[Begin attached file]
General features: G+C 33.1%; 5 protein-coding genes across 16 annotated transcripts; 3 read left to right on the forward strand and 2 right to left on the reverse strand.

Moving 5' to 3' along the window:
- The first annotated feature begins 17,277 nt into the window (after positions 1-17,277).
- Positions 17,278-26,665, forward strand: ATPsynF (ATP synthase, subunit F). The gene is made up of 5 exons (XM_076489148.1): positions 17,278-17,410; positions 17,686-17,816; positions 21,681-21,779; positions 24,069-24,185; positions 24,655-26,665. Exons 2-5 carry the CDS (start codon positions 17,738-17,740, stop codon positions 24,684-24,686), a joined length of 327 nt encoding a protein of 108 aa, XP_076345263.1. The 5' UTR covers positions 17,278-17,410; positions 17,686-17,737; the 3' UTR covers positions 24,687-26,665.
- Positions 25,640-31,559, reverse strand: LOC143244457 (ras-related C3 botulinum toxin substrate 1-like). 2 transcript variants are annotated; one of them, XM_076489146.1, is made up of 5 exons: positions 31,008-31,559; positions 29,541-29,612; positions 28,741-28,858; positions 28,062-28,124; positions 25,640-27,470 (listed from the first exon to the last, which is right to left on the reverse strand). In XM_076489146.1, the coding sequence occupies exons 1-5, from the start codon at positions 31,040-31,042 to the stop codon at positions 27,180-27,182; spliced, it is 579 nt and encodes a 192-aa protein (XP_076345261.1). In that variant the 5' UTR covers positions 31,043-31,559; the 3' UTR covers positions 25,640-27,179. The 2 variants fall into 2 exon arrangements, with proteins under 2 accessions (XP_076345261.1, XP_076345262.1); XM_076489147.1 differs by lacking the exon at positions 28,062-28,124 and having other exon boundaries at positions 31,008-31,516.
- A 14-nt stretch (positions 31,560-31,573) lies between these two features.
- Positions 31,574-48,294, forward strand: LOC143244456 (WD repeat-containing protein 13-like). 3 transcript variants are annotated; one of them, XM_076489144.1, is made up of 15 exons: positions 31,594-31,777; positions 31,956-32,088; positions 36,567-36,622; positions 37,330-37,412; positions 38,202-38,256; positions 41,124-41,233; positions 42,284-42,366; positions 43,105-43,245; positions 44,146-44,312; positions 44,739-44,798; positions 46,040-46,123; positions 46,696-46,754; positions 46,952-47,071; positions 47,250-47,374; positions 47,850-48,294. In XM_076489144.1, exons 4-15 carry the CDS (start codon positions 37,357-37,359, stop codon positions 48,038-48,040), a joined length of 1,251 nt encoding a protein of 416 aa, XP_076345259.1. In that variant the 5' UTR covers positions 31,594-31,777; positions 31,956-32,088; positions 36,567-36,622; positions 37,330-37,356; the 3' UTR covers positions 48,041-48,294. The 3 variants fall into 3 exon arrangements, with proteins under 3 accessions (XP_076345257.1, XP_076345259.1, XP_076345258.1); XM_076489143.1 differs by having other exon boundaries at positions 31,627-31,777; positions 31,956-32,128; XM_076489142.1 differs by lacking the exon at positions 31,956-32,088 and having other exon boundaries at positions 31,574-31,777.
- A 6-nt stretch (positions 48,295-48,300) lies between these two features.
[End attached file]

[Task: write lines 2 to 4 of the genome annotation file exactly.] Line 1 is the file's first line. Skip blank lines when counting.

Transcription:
Moving 5' to 3' along the window:
- The first annotated feature begins 17,277 nt into the window (after positions 1-17,277).
- Positions 17,278-26,665, forward strand: ATPsynF (ATP synthase, subunit F). The gene is made up of 5 exons (XM_076489148.1): positions 17,278-17,410; positions 17,686-17,816; positions 21,681-21,779; positions 24,069-24,185; positions 24,655-26,665. Exons 2-5 carry the CDS (start codon positions 17,738-17,740, stop codon positions 24,684-24,686), a joined length of 327 nt encoding a protein of 108 aa, XP_076345263.1. The 5' UTR covers positions 17,278-17,410; positions 17,686-17,737; the 3' UTR covers positions 24,687-26,665.